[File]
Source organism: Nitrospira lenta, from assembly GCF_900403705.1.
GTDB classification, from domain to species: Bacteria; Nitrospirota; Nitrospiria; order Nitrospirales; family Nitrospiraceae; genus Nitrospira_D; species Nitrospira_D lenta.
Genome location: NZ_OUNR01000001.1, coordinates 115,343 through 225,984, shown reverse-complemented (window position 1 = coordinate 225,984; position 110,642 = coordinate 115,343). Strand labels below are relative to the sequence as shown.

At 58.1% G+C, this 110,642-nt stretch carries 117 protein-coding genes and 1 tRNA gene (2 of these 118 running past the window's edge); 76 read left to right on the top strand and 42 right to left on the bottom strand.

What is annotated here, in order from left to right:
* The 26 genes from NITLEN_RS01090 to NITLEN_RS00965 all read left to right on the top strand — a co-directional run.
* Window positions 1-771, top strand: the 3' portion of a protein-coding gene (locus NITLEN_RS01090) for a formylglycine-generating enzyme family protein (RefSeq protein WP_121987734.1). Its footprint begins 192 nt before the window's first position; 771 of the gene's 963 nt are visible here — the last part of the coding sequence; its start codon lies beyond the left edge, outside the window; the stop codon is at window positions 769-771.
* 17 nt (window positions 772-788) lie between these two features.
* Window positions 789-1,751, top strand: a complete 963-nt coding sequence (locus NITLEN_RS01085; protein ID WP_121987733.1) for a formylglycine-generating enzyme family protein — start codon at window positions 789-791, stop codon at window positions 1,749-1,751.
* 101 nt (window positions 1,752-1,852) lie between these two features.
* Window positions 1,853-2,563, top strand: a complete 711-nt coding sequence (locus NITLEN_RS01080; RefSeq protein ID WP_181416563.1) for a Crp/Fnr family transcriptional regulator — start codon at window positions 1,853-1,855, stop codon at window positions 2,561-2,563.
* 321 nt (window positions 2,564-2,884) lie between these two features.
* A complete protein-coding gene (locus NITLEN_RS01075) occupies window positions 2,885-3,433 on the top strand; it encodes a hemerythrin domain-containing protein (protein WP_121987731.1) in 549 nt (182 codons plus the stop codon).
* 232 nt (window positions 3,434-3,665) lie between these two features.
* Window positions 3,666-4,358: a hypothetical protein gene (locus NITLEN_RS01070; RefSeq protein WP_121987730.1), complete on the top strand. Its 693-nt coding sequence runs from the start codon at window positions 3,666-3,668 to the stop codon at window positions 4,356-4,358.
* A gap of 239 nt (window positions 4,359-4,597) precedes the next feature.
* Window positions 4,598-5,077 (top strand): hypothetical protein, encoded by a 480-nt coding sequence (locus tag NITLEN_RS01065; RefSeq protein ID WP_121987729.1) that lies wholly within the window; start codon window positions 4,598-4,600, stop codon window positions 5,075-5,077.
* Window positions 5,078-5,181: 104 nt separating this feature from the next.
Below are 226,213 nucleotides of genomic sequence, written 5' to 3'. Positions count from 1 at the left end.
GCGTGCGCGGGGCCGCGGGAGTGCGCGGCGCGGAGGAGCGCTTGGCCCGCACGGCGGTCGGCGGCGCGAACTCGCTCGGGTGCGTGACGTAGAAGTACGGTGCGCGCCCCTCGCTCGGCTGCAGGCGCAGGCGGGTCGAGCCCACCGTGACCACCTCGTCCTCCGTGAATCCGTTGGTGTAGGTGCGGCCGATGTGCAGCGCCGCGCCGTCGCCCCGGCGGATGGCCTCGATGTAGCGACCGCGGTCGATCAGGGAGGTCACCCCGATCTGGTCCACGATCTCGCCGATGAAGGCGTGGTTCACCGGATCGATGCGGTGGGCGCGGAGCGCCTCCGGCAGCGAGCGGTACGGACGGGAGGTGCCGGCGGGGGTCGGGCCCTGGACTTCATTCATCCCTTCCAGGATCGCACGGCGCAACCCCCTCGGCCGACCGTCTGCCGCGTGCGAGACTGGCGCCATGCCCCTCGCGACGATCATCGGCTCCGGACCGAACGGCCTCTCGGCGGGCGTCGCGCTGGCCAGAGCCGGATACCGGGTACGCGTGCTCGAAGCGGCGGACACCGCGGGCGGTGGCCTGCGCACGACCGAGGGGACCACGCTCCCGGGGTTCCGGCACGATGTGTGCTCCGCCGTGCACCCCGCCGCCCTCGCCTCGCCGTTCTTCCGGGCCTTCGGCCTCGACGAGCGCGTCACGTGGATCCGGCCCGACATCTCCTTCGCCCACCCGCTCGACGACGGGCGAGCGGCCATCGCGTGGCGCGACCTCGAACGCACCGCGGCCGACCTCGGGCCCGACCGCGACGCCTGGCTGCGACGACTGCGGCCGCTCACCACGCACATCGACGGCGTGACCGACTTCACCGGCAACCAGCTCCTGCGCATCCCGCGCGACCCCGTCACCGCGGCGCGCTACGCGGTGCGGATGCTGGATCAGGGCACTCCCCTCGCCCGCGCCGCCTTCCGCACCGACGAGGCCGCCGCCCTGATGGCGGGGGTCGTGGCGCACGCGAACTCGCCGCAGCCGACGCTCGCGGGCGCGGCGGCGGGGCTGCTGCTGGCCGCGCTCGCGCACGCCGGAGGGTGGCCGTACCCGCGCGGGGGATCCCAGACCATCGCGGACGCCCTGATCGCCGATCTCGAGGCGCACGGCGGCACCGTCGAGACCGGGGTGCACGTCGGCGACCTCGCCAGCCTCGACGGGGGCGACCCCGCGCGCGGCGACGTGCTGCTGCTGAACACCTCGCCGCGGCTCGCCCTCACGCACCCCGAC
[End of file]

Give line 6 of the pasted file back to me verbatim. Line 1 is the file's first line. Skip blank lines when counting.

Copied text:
* The 26 genes from NITLEN_RS01090 to NITLEN_RS00965 all read left to right on the top strand — a co-directional run.